I’m referring to the one on the left!
Are you checking in on your elderly parents living at home? Is one parent more mobile than the other and caring for their spouse? If so, how is this affecting the health of the caregiver? Regardless of who the caregiver is, the additional burden can easily drain all of their reserves. Then everyone’s safety and health may be at risk.
A lot of attention has been given to medical assistance for our frail seniors that is available at home, as well as assisted living facilities of all types. The public may not be aware of an entire industry of in-home, non-medical care that is available today.
If you are checking on elderly family members at home: Has the house and the refrigerator had a good cleaning lately? Are they eating healthy? Are the bills paid on time? Is bathing a safety concern? Are menial chores such as shopping, cooking, laundry, and housecleaning a challenge?
The caregiver may expend all their energy completing these tasks with no energy or time left for doing the things they enjoy. If money wasn’t an issue, would you hire help? Would there be more time for everyone to enjoy life together? I’ll bet this is the case. All these services are now available in the home.
Ryan Malone’s new book: “Saving Money on Senior Care: How to Make Aging Affordable” discusses many issues impacting families’ ability to pay for senior care and takes a no-nonsense approach to educate you on the six most impactful options: reverse mortgages, VA benefits, life settlements, Medicare planning, long-term care insurance and the unique senior line of credit.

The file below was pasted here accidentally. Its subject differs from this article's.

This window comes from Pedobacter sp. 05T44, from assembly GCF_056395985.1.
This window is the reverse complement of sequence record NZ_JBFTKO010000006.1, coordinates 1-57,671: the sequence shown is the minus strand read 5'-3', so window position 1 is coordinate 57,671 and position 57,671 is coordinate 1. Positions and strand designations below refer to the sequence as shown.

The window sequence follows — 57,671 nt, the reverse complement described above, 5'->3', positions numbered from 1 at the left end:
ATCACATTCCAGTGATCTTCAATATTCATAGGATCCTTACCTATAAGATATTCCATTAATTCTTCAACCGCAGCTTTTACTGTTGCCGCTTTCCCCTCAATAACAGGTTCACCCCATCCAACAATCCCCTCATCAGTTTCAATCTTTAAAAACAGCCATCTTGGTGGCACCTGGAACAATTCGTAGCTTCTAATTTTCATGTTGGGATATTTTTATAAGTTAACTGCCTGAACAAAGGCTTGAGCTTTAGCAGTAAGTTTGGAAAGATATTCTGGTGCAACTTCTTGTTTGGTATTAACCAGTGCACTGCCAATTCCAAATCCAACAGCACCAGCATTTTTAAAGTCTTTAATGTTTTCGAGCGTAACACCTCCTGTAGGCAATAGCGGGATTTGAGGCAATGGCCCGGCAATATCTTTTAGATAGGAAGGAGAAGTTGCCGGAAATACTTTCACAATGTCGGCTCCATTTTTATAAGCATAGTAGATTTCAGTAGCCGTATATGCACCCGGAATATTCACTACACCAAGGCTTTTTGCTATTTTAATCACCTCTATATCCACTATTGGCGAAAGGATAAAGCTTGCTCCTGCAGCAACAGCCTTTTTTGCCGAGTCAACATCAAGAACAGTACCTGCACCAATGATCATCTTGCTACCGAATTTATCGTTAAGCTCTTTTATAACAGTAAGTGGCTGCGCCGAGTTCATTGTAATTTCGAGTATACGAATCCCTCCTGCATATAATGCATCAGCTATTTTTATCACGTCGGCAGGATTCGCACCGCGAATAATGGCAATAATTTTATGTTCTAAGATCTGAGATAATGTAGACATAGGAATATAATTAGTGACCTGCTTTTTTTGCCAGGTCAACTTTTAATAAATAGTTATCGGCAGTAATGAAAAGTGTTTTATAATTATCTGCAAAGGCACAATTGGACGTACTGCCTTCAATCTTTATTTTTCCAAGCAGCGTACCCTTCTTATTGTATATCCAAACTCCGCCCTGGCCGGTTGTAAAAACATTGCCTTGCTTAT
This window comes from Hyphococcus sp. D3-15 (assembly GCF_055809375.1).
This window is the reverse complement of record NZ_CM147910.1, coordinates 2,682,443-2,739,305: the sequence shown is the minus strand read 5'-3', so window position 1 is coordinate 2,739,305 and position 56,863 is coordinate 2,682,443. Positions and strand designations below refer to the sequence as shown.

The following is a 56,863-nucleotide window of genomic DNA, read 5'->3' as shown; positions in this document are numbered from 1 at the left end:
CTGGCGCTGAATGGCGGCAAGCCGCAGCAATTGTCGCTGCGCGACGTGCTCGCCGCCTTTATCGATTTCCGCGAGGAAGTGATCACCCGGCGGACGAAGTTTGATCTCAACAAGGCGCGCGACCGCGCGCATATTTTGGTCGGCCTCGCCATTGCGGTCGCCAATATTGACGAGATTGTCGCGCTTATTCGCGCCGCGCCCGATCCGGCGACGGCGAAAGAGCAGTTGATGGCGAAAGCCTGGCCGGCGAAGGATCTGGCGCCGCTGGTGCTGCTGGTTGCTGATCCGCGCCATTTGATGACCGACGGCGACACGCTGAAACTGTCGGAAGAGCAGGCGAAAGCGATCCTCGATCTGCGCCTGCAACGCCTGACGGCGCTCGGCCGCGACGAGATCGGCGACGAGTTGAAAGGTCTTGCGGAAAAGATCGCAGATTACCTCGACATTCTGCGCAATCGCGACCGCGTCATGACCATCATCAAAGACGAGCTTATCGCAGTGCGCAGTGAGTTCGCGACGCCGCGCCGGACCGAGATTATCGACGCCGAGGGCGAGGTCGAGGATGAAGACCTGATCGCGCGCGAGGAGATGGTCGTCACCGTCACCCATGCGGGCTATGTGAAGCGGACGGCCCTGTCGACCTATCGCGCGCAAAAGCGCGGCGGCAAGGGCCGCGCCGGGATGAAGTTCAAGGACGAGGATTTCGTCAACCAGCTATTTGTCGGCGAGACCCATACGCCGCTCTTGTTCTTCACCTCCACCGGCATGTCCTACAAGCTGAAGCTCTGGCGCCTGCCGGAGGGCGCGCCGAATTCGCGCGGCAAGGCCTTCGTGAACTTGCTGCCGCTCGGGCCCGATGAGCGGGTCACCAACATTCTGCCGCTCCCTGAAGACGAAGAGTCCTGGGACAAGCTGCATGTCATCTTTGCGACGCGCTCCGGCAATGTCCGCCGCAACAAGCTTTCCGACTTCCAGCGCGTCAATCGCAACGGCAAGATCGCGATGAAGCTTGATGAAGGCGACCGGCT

Money is available to pay for in-home care, especially for those who are “house rich and cash poor.” In 1989, a government program was created to enable seniors to stay in their home by paying them for the equity in their home. The upside to this program is that there are no credit or income requirements and no mortgage payments. Yes, it’s a Home Equity Conversion Mortgage (HECM or Reverse Mortgage). It’s called a Reverse Mortgage because it pays you. This program has changed a lot over the years and I have seen it change people’s lives. It can ease financial strain and relieve concerns about losing the home. The loans are FHA insured, non-recourse loans. That means if the home is sold and sales proceeds are insufficient to pay the amount owed, FHA will pay the lender the amount of the shortfall.
Four important points about this safe, Government program:
1) The bank does NOT keep the title to the home
2) There are no mortgage payments
3) Stay in the home as long as you want to and can
¨ It must be the primary residence
¨ Must pay homeowner’s insurance and property taxes; maintain the property
4) The loan is paid off with proceeds from the home sale
¨ FHA insures the loan and pays the lender any shortfall
For more information and a calculator:
A free booklet from The National Council on Aging:
“Use Your Home to Stay at Home: A Guide for Older Homeowners Who Need Help Now”
Now, what would you do with the extra time and the money you may have had to pay for care?
About the Author: Linda Lewis is a reverse mortgage specialist with FutureSafe Financial Corporation and lives in California. You can follow Linda at her website at www.ReverseWithLinda.com.